This story has been updated.
Sometimes great things happen to bad people.
Two ex-brokers convicted of securities fraud have been allowed to keep the $4.45 million signing bonuses granted to them by Morgan Stanley when they joined three years ago, the Wall Street Journal reports.
The controversial ruling was administered by the Financial Industry Regulatory Authority (FINRA).
Last year, Julian Tzolov and Eric Butler were charged with fraud for selling more than $1 billion worth of subprime-related securities during a 2003-2007 stint at Credit Suisse. In 2007, Morgan Stanley poached what they thought were two star brokers from Credit Suisse, giving each a $4.45 million signing bonus. They were suspended a year later when the SEC indicted both men for fraud (Tzolov and Butler retired soon after).
In August 2008 , Morgan Stanley filed a claim with FINRA requesting that the signing bonuses be returned.
As the WSJ notes, during the pre-financial crisis era, banks typically gave signing bonuses in the form of promissory loans worth twice as much as they made the year before. However, employers are usually forced to return the loans if they leave too early.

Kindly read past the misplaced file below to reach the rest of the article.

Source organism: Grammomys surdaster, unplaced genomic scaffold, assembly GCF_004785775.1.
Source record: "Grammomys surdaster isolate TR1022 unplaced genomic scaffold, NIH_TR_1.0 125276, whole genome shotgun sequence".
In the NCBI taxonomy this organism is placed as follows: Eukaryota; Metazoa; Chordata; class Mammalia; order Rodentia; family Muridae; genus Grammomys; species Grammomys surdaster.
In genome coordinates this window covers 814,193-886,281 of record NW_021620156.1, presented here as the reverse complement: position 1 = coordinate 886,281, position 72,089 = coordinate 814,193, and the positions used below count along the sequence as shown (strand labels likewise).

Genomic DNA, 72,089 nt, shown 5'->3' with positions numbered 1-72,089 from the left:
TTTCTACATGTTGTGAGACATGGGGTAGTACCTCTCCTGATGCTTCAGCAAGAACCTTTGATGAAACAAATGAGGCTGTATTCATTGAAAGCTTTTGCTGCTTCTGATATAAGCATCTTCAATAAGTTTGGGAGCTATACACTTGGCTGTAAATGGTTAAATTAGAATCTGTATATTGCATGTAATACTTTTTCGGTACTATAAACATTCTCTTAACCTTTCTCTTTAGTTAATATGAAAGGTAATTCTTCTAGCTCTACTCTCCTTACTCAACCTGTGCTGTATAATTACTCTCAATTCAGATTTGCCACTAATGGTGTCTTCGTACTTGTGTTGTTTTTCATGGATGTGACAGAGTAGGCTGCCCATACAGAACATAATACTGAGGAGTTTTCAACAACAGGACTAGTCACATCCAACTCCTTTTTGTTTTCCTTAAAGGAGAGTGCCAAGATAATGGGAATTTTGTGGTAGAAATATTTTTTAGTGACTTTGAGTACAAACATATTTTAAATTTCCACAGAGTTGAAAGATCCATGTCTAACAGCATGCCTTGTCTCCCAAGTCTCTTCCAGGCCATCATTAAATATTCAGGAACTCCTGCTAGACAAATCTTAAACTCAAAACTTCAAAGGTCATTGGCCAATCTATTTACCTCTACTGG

Which is why the FINRA ruling comes as a surprise. Morgan Stanley spokeswoman Christine Pollack said, "We are obviously disappointed with the result, but the fact of the matter is that once the arbitration panel rules, there are not many other options for us to pursue." (h/t Bloomberg).
Last year Tzolov, 37, was the target of an international manhunt when he fled the United States after his conviction. The fugitive was found in Spain and handed back to U.S. authorities.
After his return Tzolov pleaded guilty to conspiracy, wire fraud and securities fraud, and testified against his former partner. Butler, 39, was convicted of securities fraud and sentenced to five years in jail, which he has appealed. Tzolov faces life imprisonment.
Update: This story corrects a previous version that said Julian Tzolov is from Spain. He is from Bulgaria.
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